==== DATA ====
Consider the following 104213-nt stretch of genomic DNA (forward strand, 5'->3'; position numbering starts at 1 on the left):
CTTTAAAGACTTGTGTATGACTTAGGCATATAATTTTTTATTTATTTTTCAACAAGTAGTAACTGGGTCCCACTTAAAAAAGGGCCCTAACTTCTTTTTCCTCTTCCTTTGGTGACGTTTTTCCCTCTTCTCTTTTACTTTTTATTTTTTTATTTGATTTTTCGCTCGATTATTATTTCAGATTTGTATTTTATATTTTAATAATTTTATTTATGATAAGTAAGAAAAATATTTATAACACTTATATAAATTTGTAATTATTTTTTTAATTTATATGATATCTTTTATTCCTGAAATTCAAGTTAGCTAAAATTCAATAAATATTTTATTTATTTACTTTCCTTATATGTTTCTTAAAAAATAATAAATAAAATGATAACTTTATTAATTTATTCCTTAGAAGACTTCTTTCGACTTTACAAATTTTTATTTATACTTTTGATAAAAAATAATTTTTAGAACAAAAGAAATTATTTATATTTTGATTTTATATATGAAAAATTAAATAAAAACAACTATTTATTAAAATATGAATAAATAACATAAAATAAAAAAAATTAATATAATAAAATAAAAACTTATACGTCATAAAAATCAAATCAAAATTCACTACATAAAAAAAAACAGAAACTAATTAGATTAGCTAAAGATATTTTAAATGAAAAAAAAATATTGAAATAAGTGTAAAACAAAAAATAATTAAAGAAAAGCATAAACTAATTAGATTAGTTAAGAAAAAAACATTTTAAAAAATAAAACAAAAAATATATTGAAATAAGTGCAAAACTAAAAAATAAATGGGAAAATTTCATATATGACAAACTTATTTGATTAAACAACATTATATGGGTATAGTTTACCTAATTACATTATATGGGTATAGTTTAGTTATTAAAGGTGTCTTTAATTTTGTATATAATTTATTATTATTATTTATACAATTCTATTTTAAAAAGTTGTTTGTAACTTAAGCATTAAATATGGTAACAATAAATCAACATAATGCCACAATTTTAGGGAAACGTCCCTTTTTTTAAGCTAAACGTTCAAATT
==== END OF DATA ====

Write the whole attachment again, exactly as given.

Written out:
Consider the following 104213-nt stretch of genomic DNA (forward strand, 5'->3'; position numbering starts at 1 on the left):
CTTTAAAGACTTGTGTATGACTTAGGCATATAATTTTTTATTTATTTTTCAACAAGTAGTAACTGGGTCCCACTTAAAAAAGGGCCCTAACTTCTTTTTCCTCTTCCTTTGGTGACGTTTTTCCCTCTTCTCTTTTACTTTTTATTTTTTTATTTGATTTTTCGCTCGATTATTATTTCAGATTTGTATTTTATATTTTAATAATTTTATTTATGATAAGTAAGAAAAATATTTATAACACTTATATAAATTTGTAATTATTTTTTTAATTTATATGATATCTTTTATTCCTGAAATTCAAGTTAGCTAAAATTCAATAAATATTTTATTTATTTACTTTCCTTATATGTTTCTTAAAAAATAATAAATAAAATGATAACTTTATTAATTTATTCCTTAGAAGACTTCTTTCGACTTTACAAATTTTTATTTATACTTTTGATAAAAAATAATTTTTAGAACAAAAGAAATTATTTATATTTTGATTTTATATATGAAAAATTAAATAAAAACAACTATTTATTAAAATATGAATAAATAACATAAAATAAAAAAAATTAATATAATAAAATAAAAACTTATACGTCATAAAAATCAAATCAAAATTCACTACATAAAAAAAAACAGAAACTAATTAGATTAGCTAAAGATATTTTAAATGAAAAAAAAATATTGAAATAAGTGTAAAACAAAAAATAATTAAAGAAAAGCATAAACTAATTAGATTAGTTAAGAAAAAAACATTTTAAAAAATAAAACAAAAAATATATTGAAATAAGTGCAAAACTAAAAAATAAATGGGAAAATTTCATATATGACAAACTTATTTGATTAAACAACATTATATGGGTATAGTTTACCTAATTACATTATATGGGTATAGTTTAGTTATTAAAGGTGTCTTTAATTTTGTATATAATTTATTATTATTATTTATACAATTCTATTTTAAAAAGTTGTTTGTAACTTAAGCATTAAATATGGTAACAATAAATCAACATAATGCCACAATTTTAGGGAAACGTCCCTTTTTTTAAGCTAAACGTTCAAATT